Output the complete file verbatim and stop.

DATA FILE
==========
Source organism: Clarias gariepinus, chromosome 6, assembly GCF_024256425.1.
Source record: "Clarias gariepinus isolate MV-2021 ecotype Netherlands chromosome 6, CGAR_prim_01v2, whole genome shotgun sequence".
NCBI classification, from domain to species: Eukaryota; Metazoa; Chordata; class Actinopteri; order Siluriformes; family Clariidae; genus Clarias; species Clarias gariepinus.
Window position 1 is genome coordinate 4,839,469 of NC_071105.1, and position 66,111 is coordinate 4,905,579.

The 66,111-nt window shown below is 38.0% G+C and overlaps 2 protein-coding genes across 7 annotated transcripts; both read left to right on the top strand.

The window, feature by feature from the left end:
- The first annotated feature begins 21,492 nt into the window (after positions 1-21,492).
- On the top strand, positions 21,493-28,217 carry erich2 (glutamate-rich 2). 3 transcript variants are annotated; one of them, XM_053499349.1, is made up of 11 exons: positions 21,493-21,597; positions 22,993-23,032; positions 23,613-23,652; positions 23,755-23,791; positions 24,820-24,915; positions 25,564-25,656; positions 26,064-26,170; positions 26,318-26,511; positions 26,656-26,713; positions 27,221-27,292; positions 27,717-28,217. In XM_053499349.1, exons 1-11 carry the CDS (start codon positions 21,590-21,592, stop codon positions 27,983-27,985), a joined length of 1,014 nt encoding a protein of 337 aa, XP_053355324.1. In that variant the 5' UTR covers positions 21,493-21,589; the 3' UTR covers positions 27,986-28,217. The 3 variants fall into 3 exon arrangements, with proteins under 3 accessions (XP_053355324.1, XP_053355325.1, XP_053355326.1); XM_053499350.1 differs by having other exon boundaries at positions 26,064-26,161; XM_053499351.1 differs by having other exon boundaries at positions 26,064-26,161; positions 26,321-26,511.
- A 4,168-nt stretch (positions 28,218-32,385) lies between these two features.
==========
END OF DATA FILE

Source organism: Clarias gariepinus, chromosome 6, assembly GCF_024256425.1.
Source record: "Clarias gariepinus isolate MV-2021 ecotype Netherlands chromosome 6, CGAR_prim_01v2, whole genome shotgun sequence".
NCBI classification, from domain to species: Eukaryota; Metazoa; Chordata; class Actinopteri; order Siluriformes; family Clariidae; genus Clarias; species Clarias gariepinus.
Window position 1 is genome coordinate 4,839,469 of NC_071105.1, and position 66,111 is coordinate 4,905,579.

The 66,111-nt window shown below is 38.0% G+C and overlaps 2 protein-coding genes across 7 annotated transcripts; both read left to right on the top strand.

The window, feature by feature from the left end:
- The first annotated feature begins 21,492 nt into the window (after positions 1-21,492).
- On the top strand, positions 21,493-28,217 carry erich2 (glutamate-rich 2). 3 transcript variants are annotated; one of them, XM_053499349.1, is made up of 11 exons: positions 21,493-21,597; positions 22,993-23,032; positions 23,613-23,652; positions 23,755-23,791; positions 24,820-24,915; positions 25,564-25,656; positions 26,064-26,170; positions 26,318-26,511; positions 26,656-26,713; positions 27,221-27,292; positions 27,717-28,217. In XM_053499349.1, exons 1-11 carry the CDS (start codon positions 21,590-21,592, stop codon positions 27,983-27,985), a joined length of 1,014 nt encoding a protein of 337 aa, XP_053355324.1. In that variant the 5' UTR covers positions 21,493-21,589; the 3' UTR covers positions 27,986-28,217. The 3 variants fall into 3 exon arrangements, with proteins under 3 accessions (XP_053355324.1, XP_053355325.1, XP_053355326.1); XM_053499350.1 differs by having other exon boundaries at positions 26,064-26,161; XM_053499351.1 differs by having other exon boundaries at positions 26,064-26,161; positions 26,321-26,511.
- A 4,168-nt stretch (positions 28,218-32,385) lies between these two features.